If you looked at today’s post title and snickered, thinking to yourself, “Yes, the so-called “writer” made a spelling mistake!” then:
1) Nope. My punny humour is always intentional; and
2) Why is it that everyone is always climbing over themselves to point out a writer’s mistake? Grammar nerd or no grammar nerd, we’re still humans. Mistakes happen.
Today – three days from the finish line – I am appeasing my dear, darling Ryan’s request for a blog post about the Mitsubishi Magna. (I can already hear the collective eye roll from Ryan’s friends as they read this.)
But I’m not going to pore over specs and stats (if that’s what you’re after, check out this Facebook page); instead, I’m going to discuss Ryan’s love for and attachment to The Other Maggie. Attachment is something we can all relate to.
(Oh, and in case you were wondering who “the” Maggie is: she’s my cat. Yup.)
For as long as I’ve known Ryan, and for a fair few years before, Maggie has been his leading lady. She’s a bit worn and a bit tired, but only because she’s lived a full life. At one stage we toyed with the idea of driving Maggie from Portland, VIC to Yeppoon, QLD – a quick 4,577 kilometre round trip – but decided to fly instead so as not to a) destroy Maggie or b) destroy each other.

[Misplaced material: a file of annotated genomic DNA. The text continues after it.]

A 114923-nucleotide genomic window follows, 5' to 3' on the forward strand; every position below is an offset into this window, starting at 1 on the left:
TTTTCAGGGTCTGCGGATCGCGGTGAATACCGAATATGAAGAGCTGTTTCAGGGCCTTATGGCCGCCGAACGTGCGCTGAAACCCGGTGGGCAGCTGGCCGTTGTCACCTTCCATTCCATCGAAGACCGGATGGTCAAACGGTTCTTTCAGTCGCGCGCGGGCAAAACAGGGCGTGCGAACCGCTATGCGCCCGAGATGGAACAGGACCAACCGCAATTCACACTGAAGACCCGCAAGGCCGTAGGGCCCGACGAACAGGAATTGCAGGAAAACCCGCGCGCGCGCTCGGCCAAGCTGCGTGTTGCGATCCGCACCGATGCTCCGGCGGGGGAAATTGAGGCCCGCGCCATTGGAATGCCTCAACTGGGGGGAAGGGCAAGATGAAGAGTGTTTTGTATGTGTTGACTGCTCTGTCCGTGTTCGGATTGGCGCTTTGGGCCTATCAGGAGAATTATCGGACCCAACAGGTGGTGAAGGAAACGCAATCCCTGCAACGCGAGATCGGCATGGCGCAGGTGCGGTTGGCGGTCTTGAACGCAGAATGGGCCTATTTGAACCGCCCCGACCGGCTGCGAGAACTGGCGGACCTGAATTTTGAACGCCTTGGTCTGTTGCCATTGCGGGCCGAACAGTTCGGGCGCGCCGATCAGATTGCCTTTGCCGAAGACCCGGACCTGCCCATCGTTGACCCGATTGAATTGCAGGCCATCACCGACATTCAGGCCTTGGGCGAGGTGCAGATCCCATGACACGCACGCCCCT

Ryan considers the Magna something of an Australian institution. The Magna production line slowed to a halt in 2005, but according to this article, the car remains one of the country’s top ten best sellers. I guess you could say it’s Aussie as, mate!
At his insistence, here’s a YouTube video showcasing Magnas in all their glittery glory:
I must concede that I’m a big fan of Mitsubishi’s work. So much so, in fact, that last January I finally upgraded from the little red piece of Lego I’d been driving to a schmick grey RVR named Manny. (Someone said the car looked like a manatee, so I ran with it. Manatees are cute in a “Look how squishy!” kinda way.)
So why must my boyfriend shout “MAGNA!” every time we pass a Mits? Because he loves them. Because it’s a normal, human phenomenon to become attached to our possessions. Sure, there is such a thing as an unhealthy attachment, and the Internet is littered with articles about fear or loneliness or lack of impulse control as the root cause behind “love-smitten consumers,” but I think there’s something quite personal and endearing about loving what is yours. A car can’t love you back the way a pet can, but it does serve a function and I think that’s worth a bit of love.
I found a Yahoo! Answers thread for the question “Am I too emotionally attached to my car? If so, how do I detach myself?”
There is a Yahoo! Answer for everything.
Without question, my favourite response was:
Get a kitten get rid of the car and buy something that will not turn good money into bad.
When in doubt, always get a kitten.